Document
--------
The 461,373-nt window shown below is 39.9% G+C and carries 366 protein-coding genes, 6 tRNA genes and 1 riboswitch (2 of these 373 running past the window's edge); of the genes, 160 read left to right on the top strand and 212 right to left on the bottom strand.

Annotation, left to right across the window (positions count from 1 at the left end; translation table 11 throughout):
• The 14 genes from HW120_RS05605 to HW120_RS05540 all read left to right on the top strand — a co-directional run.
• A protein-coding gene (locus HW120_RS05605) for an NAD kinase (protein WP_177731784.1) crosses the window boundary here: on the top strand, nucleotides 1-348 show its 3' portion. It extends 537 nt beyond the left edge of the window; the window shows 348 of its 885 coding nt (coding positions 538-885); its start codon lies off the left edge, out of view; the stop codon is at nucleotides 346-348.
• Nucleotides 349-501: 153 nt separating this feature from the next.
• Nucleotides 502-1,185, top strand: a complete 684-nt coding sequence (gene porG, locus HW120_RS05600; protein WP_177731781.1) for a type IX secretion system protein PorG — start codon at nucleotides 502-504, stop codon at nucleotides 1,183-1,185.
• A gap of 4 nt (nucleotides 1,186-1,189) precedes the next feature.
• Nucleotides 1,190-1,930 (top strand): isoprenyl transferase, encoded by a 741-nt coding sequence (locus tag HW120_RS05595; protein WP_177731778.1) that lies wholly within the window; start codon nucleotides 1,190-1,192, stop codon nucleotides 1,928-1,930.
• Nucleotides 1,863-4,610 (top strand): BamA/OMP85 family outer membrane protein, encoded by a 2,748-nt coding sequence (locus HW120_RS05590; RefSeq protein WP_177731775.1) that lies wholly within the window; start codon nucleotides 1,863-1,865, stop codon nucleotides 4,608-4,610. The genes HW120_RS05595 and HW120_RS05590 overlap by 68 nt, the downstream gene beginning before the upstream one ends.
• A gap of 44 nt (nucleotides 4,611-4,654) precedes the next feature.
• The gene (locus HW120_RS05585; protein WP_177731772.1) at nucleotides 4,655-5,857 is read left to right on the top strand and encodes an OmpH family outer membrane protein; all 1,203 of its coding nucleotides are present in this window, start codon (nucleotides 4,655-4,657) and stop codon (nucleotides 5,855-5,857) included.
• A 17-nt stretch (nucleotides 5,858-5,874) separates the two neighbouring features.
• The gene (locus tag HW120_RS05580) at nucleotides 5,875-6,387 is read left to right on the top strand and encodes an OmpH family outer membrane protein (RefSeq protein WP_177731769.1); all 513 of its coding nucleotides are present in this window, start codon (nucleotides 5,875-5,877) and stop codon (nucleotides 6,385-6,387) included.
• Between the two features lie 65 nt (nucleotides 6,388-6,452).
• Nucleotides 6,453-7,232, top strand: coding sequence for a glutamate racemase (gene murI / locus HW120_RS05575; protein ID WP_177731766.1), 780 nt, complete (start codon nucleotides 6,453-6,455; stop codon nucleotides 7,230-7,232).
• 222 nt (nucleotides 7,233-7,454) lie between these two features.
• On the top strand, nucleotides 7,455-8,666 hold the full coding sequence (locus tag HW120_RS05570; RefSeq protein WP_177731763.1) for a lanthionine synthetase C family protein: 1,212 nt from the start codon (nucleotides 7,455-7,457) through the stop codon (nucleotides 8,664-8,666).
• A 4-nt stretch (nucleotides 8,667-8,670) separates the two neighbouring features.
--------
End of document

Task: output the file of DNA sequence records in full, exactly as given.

The 461,373-nt window shown below is 39.9% G+C and carries 366 protein-coding genes, 6 tRNA genes and 1 riboswitch (2 of these 373 running past the window's edge); of the genes, 160 read left to right on the top strand and 212 right to left on the bottom strand.

Annotation, left to right across the window (positions count from 1 at the left end; translation table 11 throughout):
• The 14 genes from HW120_RS05605 to HW120_RS05540 all read left to right on the top strand — a co-directional run.
• A protein-coding gene (locus HW120_RS05605) for an NAD kinase (protein WP_177731784.1) crosses the window boundary here: on the top strand, nucleotides 1-348 show its 3' portion. It extends 537 nt beyond the left edge of the window; the window shows 348 of its 885 coding nt (coding positions 538-885); its start codon lies off the left edge, out of view; the stop codon is at nucleotides 346-348.
• Nucleotides 349-501: 153 nt separating this feature from the next.
• Nucleotides 502-1,185, top strand: a complete 684-nt coding sequence (gene porG, locus HW120_RS05600; protein WP_177731781.1) for a type IX secretion system protein PorG — start codon at nucleotides 502-504, stop codon at nucleotides 1,183-1,185.
• A gap of 4 nt (nucleotides 1,186-1,189) precedes the next feature.
• Nucleotides 1,190-1,930 (top strand): isoprenyl transferase, encoded by a 741-nt coding sequence (locus tag HW120_RS05595; protein WP_177731778.1) that lies wholly within the window; start codon nucleotides 1,190-1,192, stop codon nucleotides 1,928-1,930.
• Nucleotides 1,863-4,610 (top strand): BamA/OMP85 family outer membrane protein, encoded by a 2,748-nt coding sequence (locus HW120_RS05590; RefSeq protein WP_177731775.1) that lies wholly within the window; start codon nucleotides 1,863-1,865, stop codon nucleotides 4,608-4,610. The genes HW120_RS05595 and HW120_RS05590 overlap by 68 nt, the downstream gene beginning before the upstream one ends.
• A gap of 44 nt (nucleotides 4,611-4,654) precedes the next feature.
• The gene (locus HW120_RS05585; protein WP_177731772.1) at nucleotides 4,655-5,857 is read left to right on the top strand and encodes an OmpH family outer membrane protein; all 1,203 of its coding nucleotides are present in this window, start codon (nucleotides 4,655-4,657) and stop codon (nucleotides 5,855-5,857) included.
• A 17-nt stretch (nucleotides 5,858-5,874) separates the two neighbouring features.
• The gene (locus tag HW120_RS05580) at nucleotides 5,875-6,387 is read left to right on the top strand and encodes an OmpH family outer membrane protein (RefSeq protein WP_177731769.1); all 513 of its coding nucleotides are present in this window, start codon (nucleotides 5,875-5,877) and stop codon (nucleotides 6,385-6,387) included.
• Between the two features lie 65 nt (nucleotides 6,388-6,452).
• Nucleotides 6,453-7,232, top strand: coding sequence for a glutamate racemase (gene murI / locus HW120_RS05575; protein ID WP_177731766.1), 780 nt, complete (start codon nucleotides 6,453-6,455; stop codon nucleotides 7,230-7,232).
• 222 nt (nucleotides 7,233-7,454) lie between these two features.
• On the top strand, nucleotides 7,455-8,666 hold the full coding sequence (locus tag HW120_RS05570; RefSeq protein WP_177731763.1) for a lanthionine synthetase C family protein: 1,212 nt from the start codon (nucleotides 7,455-7,457) through the stop codon (nucleotides 8,664-8,666).
• A 4-nt stretch (nucleotides 8,667-8,670) separates the two neighbouring features.